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USDA plans for the first hemp crop survey this October.

Paula Mohr, Editor, The Farmer

September 1, 2021

4 Min Read
hemp plants
LOOKING AHEAD: The application period opens Nov. 1 for Minnesota hemp growers for the 2022 crop.Paula Mohr

 

Minnesota’s temporary rule regarding industrial hemp has been adopted, the state’s department of agriculture recently announced.

Minnesota Department of Agriculture officials conducted the expedited rulemaking process to bring the state’s Industrial Hemp Program in line with the state plan approved in May by USDA.

The rule outlines the production and regulation of hemp in Minnesota, including licensing, testing, and reporting requirements. The rule can be found on the Minnesota Revisor’s website.

Some details of the rule include:

• A hemp crop must be tested no more than 30 days before harvest to ensure the plants fall below the 0.3% total tetrahydrocannabinol (THC) level.

• A producer must not harvest a hemp lot unless a sample has been collected by the sampling agent no more than 30 days before the harvest. A sample must be collected by a sampling agent. A producer is prohibited from collecting a sample from the producer's own growing facility.

• Remediation is allowed if hemp plants exceed the 0.3% total THC threshold but test under 1% total THC.

• A cannabis plant with a THC level exceeding the acceptable hemp THC level constitutes marijuana, a Schedule I Controlled Substances Act drug, and the grower must dispose of the noncompliant plants by using a Drug Enforcement Agency-registered reverse distributor or law enforcement agency. Or the grower must dispose of the noncompliant plants on-site at the farm or the hemp production facility.

According to MDA hemp officials, federal and state law allow any grower with hemp testing and exceeding 0.3% and at or less than 1% total THC can either destroy their crop with no violation, or remediate their hemp by either removing floral material or adding to floral material stalks, stems, leaves and seeds of hemp in the same tested lot. This requires the grower to work with the MDA to ensure that the process is completed, and that the resulting material is compliant with the definition of legal hemp.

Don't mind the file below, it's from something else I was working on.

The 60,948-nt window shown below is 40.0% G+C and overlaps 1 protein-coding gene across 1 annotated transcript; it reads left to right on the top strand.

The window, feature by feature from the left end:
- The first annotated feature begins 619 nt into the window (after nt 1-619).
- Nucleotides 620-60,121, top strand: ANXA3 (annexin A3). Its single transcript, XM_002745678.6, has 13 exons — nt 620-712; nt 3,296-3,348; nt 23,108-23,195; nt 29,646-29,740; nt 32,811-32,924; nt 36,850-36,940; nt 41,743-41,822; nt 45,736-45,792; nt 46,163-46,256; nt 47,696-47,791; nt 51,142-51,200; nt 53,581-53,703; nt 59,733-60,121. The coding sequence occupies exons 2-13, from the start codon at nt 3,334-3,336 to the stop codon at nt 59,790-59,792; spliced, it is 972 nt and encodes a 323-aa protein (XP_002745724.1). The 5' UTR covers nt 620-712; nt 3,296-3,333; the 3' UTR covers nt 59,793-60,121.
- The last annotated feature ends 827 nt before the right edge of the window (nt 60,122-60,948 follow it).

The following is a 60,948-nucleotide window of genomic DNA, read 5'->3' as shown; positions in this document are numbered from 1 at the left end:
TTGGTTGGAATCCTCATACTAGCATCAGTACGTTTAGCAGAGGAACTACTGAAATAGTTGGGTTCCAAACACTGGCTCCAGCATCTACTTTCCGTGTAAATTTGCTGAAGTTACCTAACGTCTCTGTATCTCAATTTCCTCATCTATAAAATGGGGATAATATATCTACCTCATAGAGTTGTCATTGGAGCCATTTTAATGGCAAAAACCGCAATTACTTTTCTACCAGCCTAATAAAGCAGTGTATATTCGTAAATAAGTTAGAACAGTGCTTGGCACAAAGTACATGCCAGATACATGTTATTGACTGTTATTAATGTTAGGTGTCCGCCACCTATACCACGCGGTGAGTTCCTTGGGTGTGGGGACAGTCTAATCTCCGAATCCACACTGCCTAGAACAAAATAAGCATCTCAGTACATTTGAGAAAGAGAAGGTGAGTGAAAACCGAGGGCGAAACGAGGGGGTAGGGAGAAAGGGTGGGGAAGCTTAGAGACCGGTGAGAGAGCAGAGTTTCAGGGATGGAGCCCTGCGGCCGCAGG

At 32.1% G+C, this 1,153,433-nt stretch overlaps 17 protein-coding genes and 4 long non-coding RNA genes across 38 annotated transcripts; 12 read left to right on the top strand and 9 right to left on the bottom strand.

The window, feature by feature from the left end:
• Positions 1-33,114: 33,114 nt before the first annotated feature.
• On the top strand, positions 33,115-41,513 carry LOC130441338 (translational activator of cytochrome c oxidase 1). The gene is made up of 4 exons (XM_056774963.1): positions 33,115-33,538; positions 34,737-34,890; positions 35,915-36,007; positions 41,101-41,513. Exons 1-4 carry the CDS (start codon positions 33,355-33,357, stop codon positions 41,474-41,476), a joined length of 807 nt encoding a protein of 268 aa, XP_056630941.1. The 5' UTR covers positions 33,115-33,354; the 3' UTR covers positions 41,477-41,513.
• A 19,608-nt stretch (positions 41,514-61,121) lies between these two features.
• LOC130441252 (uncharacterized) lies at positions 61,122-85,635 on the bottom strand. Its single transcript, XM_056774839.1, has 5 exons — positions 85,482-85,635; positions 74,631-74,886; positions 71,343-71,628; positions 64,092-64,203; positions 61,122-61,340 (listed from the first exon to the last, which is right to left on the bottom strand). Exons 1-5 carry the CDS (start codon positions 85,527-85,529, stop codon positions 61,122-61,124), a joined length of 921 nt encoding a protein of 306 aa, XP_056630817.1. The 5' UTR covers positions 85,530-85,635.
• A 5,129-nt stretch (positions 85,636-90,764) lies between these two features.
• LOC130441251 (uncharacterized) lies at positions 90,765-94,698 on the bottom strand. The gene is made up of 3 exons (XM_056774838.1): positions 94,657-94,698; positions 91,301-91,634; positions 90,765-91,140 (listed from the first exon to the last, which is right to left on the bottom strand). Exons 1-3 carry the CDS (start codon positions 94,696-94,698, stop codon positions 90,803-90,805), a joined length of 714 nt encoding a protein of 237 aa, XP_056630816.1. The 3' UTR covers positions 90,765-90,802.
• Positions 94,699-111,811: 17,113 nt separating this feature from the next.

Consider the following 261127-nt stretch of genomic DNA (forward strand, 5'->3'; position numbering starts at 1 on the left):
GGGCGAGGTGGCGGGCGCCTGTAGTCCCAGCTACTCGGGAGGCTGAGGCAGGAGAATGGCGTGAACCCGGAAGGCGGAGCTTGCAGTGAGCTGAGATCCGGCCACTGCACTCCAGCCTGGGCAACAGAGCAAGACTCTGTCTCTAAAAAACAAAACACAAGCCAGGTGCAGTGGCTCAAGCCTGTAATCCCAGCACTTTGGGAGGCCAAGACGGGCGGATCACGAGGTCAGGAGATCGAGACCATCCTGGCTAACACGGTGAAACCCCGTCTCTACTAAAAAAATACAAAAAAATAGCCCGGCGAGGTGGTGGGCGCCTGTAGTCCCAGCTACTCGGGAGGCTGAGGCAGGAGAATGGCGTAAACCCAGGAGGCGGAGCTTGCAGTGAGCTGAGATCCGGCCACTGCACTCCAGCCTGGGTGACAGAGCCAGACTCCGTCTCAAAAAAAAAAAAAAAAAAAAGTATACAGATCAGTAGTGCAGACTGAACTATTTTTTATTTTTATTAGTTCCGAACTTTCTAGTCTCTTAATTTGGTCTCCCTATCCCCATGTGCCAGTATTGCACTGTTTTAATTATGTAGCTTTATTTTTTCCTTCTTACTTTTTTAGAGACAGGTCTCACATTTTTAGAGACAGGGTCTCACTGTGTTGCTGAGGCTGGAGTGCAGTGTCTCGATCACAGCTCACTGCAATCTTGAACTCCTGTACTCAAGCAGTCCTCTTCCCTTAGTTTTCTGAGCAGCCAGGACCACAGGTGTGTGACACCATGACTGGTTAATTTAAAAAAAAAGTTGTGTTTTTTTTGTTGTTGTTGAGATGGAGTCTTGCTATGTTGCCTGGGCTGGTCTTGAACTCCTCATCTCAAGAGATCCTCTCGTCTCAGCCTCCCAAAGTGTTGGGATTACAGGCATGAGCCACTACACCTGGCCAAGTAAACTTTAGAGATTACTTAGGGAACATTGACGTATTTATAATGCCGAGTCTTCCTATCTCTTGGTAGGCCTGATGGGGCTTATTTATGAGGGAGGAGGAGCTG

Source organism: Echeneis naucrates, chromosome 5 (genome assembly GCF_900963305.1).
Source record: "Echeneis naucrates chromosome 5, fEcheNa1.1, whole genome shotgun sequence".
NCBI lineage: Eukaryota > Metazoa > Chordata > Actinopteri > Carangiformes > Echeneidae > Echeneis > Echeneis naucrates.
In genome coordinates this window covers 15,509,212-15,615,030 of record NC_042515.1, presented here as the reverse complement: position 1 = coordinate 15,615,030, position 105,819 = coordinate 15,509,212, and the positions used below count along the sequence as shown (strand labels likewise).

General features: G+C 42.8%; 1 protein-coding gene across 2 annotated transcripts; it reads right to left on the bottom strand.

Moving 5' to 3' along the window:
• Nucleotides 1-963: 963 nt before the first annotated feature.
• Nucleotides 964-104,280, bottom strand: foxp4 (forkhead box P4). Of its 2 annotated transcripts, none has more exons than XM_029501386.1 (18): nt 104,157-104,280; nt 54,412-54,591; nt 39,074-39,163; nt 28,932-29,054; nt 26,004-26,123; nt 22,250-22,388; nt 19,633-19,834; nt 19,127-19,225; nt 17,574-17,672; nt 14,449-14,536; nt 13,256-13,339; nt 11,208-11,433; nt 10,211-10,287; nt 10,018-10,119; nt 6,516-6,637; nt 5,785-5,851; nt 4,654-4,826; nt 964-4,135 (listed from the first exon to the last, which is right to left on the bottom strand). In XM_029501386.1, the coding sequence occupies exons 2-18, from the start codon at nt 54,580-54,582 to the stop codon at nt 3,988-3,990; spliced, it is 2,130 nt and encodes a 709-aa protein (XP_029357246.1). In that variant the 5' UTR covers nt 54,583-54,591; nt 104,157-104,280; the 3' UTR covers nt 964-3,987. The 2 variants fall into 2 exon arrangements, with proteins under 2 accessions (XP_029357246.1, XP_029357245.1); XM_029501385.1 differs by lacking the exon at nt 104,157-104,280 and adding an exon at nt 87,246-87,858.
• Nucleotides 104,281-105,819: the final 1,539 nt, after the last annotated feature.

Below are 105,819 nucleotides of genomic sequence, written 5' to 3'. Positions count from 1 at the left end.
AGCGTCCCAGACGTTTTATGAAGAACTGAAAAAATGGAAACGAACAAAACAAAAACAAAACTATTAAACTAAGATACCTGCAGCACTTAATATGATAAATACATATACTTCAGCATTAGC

Removing and destroying the floral material that contains the majority of the THC in the plant would allow for the remaining stalks to be sold for fiber and seeds for oil or food. Or, the flower could be mixed into other plant material that does not contain THC, thereby diluting the final material below the legal acceptable THC level by dry weight.

Prior to the passage of the final hemp rule that allowed for remediation of hemp, all fields had to be destroyed.

Any hemp that exceeds 1% total THC must be destroyed and counts as a negligent violation — growers who receive three negligent violations in a five-year period cannot produce hemp in the U.S. for another five-year period. Growers are not subject to criminal enforcement for negligent violations.

This temporary rule is effective until August 16, 2023. The MDA will conduct a formal rulemaking process prior to the 2023 expiration.

• A license from the MDA is required for individuals and businesses to grow, process, research, or breed hemp in the state. A license must be renewed on an annual basis. Anyone growing on tribal lands within a reservation’s boundaries or other lands under tribal jurisdiction (e.g., trust lands off-reservation) must obtain a license from the tribe or the USDA if the tribe does not have an approved hemp production plan.

In 2021, MDA registered 176 grower-only licensees, 77 processor-only licensees and166 grower and processor licensees. Registered acres and square feet were 5,241 outdoor acres and 2.95 million indoor square feet. Actual planted numbers will be available after the end of the season.

The application period for growers for 2022 opens Nov. 1.

Questions about the MDA’s Industrial Hemp Program? Email [email protected] or call 651-201-6600.

USDA plans hemp survey this fall

In October, USDA’s National Agricultural Statistics Service will mail its first Hemp Acreage and Production Survey. The survey will collect information on the total planted and harvested area, yield, production and value of hemp in the U.S.

The Hemp Acreage and Production survey will provide needed data about the hemp industry to assist producers, regulatory agencies, state governments, processors and other key industry entities.

Producers will be able to complete the survey online, or they may complete and return the survey by mail using the provided return envelope.

For more information, visit USDA National Agricultural Statistics Service-Surveys-Hemp.

 

About the Author(s)

Paula Mohr

Editor, The Farmer

Mohr is former editor of The Farmer.

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